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Which scribing position should I take?

Discussion in 'Pre-Medical - MD' started by azngirlie321, May 14, 2014.

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  1. azngirlie321

    azngirlie321 2+ Year Member

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    May 14, 2013
    I'm planning on scribing during my gap year, and recently interviewed with two places, but I think I'll have to make my decision without actually trying each one out. One is a with ScribeAmerica and is a family practice office, and another is with PhysAssist and is at the emergency room. I'm wondering which one I should pursue? I think the family practice position will be more chill/less hectic, with 9-5 hours, and the offices are private practices, whereas the ER position will be stressful but exciting, and at different hospitals. I'm also interested in going into internal medicine/pediatrics/family medicine. Any thoughts? Thanks!
     
    Last edited: May 14, 2014
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  3. Boolean

    Boolean

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    Oct 14, 2013
    Go with whatever it is you enjoy. I personally would opt for the ER, but you seem like you'd enjoy the ScribeAmerica one.
     
  4. Aerus

    Aerus Elemental Alchemist 5+ Year Member

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    Pick the one that you would be less likely to burn out, whether this may be distance, time commitment, or job description.
     
  5. Mylan2424

    Mylan2424

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    Feb 8, 2013
    I would say the ED would be fun and you would see more. I am currently an ED Scribe, but also have interests in Internal/Family/Rural specialties. I have clinical hours within the areas that I am interested in going into but I feel the ED experience allows me to tell a Med School why I would choose, say Internal over Emergency, because I have thorough experience in both.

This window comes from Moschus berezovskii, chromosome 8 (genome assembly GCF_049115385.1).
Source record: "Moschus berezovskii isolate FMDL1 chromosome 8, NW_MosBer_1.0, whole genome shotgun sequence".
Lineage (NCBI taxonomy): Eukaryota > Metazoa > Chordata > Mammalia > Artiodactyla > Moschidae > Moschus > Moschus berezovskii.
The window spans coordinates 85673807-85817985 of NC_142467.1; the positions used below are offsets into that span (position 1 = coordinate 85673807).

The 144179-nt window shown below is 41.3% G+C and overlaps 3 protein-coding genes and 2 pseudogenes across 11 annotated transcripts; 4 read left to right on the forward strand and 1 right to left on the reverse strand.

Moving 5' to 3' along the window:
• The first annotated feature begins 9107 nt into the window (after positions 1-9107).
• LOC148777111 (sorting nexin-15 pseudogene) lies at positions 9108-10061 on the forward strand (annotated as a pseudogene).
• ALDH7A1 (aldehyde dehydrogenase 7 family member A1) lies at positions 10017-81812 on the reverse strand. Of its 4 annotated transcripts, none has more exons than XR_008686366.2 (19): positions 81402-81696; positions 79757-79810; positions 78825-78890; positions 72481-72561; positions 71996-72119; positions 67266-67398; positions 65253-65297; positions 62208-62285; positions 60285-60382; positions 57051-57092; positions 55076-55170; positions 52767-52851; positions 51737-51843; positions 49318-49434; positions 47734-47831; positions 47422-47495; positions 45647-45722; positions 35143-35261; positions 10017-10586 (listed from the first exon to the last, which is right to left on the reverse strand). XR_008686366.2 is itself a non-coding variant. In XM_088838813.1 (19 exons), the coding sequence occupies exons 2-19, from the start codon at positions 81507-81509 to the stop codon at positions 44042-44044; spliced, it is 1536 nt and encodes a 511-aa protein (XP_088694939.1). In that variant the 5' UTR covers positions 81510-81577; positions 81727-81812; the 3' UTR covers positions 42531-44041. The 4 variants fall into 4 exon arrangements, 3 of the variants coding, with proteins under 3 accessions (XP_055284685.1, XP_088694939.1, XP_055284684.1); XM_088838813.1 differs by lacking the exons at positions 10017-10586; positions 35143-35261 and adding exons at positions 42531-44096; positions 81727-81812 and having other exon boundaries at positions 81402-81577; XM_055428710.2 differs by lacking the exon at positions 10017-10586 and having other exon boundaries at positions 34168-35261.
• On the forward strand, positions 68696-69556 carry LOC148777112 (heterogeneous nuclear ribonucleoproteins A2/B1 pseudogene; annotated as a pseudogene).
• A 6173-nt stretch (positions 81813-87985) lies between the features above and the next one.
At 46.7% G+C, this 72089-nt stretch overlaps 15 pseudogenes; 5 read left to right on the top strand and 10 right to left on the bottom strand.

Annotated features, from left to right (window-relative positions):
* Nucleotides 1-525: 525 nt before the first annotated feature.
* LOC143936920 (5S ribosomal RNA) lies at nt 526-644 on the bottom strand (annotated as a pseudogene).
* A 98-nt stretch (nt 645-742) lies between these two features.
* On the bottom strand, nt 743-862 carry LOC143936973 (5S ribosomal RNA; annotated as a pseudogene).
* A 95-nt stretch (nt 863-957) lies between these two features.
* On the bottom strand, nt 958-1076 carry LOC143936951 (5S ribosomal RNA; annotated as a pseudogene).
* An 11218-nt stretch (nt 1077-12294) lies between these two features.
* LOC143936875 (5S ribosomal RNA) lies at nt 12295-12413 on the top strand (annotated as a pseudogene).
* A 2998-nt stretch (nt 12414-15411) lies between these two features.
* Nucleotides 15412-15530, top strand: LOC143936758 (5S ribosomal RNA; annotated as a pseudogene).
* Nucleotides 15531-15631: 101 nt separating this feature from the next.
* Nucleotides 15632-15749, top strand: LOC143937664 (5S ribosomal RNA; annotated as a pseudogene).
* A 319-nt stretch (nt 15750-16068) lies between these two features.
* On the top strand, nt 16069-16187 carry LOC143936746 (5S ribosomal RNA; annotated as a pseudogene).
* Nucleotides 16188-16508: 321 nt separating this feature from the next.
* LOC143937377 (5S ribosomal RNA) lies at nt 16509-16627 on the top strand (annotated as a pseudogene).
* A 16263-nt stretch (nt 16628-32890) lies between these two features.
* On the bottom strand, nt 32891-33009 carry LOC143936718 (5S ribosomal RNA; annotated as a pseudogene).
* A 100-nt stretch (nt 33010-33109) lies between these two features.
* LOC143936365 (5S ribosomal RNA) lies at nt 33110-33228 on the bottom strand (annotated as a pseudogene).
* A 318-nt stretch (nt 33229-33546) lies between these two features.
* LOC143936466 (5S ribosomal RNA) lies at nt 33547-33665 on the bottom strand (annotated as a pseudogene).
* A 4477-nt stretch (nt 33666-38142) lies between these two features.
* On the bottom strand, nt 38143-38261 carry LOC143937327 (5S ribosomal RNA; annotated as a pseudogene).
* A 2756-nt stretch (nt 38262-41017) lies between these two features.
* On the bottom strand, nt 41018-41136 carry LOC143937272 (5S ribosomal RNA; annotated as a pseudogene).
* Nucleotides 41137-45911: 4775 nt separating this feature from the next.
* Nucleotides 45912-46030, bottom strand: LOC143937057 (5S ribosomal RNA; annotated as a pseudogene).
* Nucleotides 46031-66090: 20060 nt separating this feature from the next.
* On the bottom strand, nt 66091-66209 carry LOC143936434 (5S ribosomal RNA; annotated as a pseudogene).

6. mehc012

    mehc012 Big Damn Hero 2+ Year Member

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    The Black
    I've done both private practice and ED scribing.
    Personally, I quit the private practice and went back to ED for a few reasons:
    1. Private practice is CRAMMED for time. Seriously, patient visits are in-out-what-was-your-name-again? Maybe it was just the doc I had, or maybe the specialty, but I found it very frustrating. More to the point, the doc had little down time between patients - meaning no time for you to pick their brains. I tried switching because I thought it would be more chill - hey, the hours were shorter, the schedule regular, what's not to love? It. Was. Hell. The day just felt so busy and meaningless.
    2. Private practice exposes you to ONE doc, maybe a few if it's a group practice. If you scribe in an ED, you will likely get to know several ER physicians very well. This is particularly useful when you're talking LORs...much easier to find one doc out of a group who you really click with than to hope you get lucky with the private practice physiciah.
    3. Shadowing opportunities in the ED: You call the consults, so you will get to know ALL of the hospitalists, plus at least 1 or 2 from each of the following: general surgeons, ENT, Nephrology, Heme/Onc, Cardiology, Neurology.
    4. ED, by its very nature, exposes you to the broad ideas of a lot of different things. Private practices tend to be a lot more narrow and detailed. Now, since you're talking FP, that may not be the case...but keep in mind that the ED IS primary care for a lot of patients, so it's kind of the best of both worlds for scribes.
     

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